Designing a Ubiquitous Computing Bar
About This Project
- UMSI Course
Time of Project
- Jan 2012–Apr 2012
- Cultural probe
- Experience prototype
- Wizard of Oz
- Adobe Illustrator
- Paper prototyping materials
- Suzie Arellano
- Shiblee Imtiaz Hasan
- Nicole VanDuzen
- Can Wang
For a class on pervasive interaction design, my team and I designed a concept for tapping into the social experiences that occur at bars. Our concept placed interactive, touch-sensitive tabletop games at the center of the experience. The project concept and our process are described below. Detailed information about the project, including all of the work conducted for each phase, can be found here.
Cultural Probe and Other Research
An early formative study consisted of three parts:
- observations of customers in various local bars,
- interviews with people who frequent bars,
- and a cultural probe designed to elicit unique responses from our interview participants. The cultural probe asked participants to complete three, simple activities on their own time.
After reviewing study findings, we generated three concepts. One focused on locating a bar with available seats, one focused on the process of ordering and paying for drinks, and a third presented a scenario in which bar-goers played a game together on an interactive tabletop. It was this third concept that we developed further.
The Bar Gaming Concept
The concept we settled on centered around games as a social catalyst for the bar. Bars naturally encourage socialization, which made this concept a good fit. In our formative study, participants indicated that they often went to bars to engage in conversation. Other participants mentioned going for an event like trivia night. This concept sought to combine these by providing an engaging, interactive gaming experience to couple, but not interfere, with the natural conversational atmosphere of most bars.
The bar we envisioned has several key aspects:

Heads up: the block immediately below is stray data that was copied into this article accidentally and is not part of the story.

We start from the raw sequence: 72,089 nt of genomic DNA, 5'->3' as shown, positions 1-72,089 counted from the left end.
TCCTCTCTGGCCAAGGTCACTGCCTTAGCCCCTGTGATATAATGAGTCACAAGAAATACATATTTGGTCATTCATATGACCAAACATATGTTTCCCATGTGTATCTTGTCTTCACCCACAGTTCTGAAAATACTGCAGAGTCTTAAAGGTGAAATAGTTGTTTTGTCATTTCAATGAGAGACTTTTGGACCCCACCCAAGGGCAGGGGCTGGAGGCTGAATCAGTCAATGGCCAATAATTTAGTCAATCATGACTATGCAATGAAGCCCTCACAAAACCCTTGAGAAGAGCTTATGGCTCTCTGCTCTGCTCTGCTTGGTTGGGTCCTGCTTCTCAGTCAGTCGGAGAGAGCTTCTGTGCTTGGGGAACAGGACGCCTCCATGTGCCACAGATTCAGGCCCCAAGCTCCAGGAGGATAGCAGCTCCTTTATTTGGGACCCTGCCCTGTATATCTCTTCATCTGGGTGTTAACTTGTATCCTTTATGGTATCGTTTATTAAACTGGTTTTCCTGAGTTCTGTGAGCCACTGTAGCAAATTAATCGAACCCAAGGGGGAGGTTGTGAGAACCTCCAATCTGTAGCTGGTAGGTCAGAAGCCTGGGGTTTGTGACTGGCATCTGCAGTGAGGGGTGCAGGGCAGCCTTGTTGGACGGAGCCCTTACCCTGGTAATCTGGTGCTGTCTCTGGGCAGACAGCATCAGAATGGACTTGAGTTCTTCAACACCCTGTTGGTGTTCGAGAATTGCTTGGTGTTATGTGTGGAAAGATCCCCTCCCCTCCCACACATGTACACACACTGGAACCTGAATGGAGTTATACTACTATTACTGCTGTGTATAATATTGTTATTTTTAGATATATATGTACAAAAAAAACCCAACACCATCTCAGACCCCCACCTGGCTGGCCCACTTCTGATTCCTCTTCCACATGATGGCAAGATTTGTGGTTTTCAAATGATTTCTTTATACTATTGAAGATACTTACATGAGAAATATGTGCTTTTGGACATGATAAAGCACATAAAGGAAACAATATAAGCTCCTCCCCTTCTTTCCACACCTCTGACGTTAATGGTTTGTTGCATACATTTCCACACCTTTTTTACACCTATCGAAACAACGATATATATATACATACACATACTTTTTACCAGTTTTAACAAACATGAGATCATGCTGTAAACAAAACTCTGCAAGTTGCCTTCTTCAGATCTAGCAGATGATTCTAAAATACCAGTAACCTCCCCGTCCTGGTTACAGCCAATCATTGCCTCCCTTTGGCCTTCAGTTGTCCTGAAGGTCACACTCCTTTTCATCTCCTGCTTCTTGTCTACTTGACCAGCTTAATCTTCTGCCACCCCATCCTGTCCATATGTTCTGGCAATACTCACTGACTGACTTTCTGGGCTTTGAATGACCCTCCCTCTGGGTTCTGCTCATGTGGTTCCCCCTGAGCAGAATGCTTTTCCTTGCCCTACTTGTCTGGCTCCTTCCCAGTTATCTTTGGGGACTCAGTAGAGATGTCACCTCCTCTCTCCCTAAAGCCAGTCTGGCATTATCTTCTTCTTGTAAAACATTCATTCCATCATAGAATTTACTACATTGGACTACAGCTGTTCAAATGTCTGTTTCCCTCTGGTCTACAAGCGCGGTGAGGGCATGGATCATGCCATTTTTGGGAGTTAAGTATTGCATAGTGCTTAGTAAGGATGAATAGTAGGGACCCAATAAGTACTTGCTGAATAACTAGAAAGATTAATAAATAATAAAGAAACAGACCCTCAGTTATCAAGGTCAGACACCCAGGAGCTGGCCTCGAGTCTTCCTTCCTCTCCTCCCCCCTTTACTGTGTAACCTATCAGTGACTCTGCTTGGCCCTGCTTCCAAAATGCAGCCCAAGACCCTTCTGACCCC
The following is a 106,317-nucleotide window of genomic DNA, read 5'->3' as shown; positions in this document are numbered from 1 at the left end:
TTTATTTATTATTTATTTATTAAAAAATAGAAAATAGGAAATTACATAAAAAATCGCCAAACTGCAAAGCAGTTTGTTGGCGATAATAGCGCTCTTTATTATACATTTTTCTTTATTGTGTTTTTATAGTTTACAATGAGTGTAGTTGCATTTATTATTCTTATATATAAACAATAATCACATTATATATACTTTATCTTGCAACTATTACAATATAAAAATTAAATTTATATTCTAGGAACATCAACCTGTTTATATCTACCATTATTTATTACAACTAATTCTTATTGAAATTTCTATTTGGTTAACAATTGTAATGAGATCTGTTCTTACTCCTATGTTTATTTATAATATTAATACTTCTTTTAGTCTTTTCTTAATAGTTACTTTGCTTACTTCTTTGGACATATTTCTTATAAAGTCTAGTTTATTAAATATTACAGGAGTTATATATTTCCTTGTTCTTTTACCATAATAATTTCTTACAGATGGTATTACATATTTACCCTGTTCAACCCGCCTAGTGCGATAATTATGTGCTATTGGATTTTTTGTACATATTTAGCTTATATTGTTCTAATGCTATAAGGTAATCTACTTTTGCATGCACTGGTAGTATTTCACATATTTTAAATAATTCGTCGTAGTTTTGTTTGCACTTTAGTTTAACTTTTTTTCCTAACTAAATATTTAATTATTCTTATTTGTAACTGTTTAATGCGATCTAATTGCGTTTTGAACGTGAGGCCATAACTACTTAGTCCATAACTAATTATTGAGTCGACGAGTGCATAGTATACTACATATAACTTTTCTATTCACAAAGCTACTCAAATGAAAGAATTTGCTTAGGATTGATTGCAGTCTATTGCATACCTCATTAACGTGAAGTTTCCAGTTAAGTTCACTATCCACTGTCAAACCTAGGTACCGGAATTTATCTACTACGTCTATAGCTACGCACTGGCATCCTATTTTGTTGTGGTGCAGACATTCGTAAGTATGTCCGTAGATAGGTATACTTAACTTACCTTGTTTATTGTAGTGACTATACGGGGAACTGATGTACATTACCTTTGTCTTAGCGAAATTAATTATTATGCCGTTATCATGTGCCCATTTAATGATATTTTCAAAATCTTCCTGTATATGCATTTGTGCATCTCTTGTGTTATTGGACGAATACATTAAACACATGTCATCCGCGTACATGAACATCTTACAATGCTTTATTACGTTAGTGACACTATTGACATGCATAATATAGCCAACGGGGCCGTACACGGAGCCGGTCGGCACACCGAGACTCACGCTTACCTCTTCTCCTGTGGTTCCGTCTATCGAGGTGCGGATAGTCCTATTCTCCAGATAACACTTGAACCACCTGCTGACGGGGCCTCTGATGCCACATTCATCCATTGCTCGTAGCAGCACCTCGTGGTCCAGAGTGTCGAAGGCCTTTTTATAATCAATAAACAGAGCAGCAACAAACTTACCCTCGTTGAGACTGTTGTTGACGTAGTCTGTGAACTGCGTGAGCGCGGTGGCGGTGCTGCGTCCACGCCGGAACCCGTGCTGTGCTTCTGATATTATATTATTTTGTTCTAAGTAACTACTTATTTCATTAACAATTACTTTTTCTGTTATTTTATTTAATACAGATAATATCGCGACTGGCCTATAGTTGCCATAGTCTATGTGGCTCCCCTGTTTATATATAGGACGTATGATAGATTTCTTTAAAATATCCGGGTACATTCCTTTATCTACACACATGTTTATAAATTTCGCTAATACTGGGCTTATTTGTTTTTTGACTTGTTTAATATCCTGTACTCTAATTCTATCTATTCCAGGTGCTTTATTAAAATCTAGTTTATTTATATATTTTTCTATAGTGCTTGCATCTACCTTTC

- A table that displays information relevant to each user – total points that have carried over from prior visits, what game the user last played, and progress toward free or discounted drinks.
- The ability to interact with the table using common bar objects like drink glasses or user-specific objects like cell phones.
- The ability to recognize which person in a group of friends has control over choosing a game.
To the right are some of the sketches I made in planning the details of the tabletop interactions. The top sketch is an early storyboard showing how users would interact with the table.
This is the initial sketch of the user work flow when initially interacting with the table.
After conceptualizing the design, we set out to test the concept with an early, mostly paper prototype. We tested the prototype with several pairs of participants. Our goal was to see how the tabletop interactions as well as the sample game impact social engagement in a bar.
The photo to the right shows part of our team conducting a pilot test with the prototype.
After the experience prototype, we iterated on the design, reworking some of the interactions in the process. Below are wireframes of some of the interactions for the final concept. I made all of the wireframes for this project. The portion below shows the steps a user takes to select a game after they have logged in to the system.
The end goal for the project was to create a conceptual video showcasing how the product would work in a real-world setting. To that, we chose to highlight a common use-case – going to the bar with friends.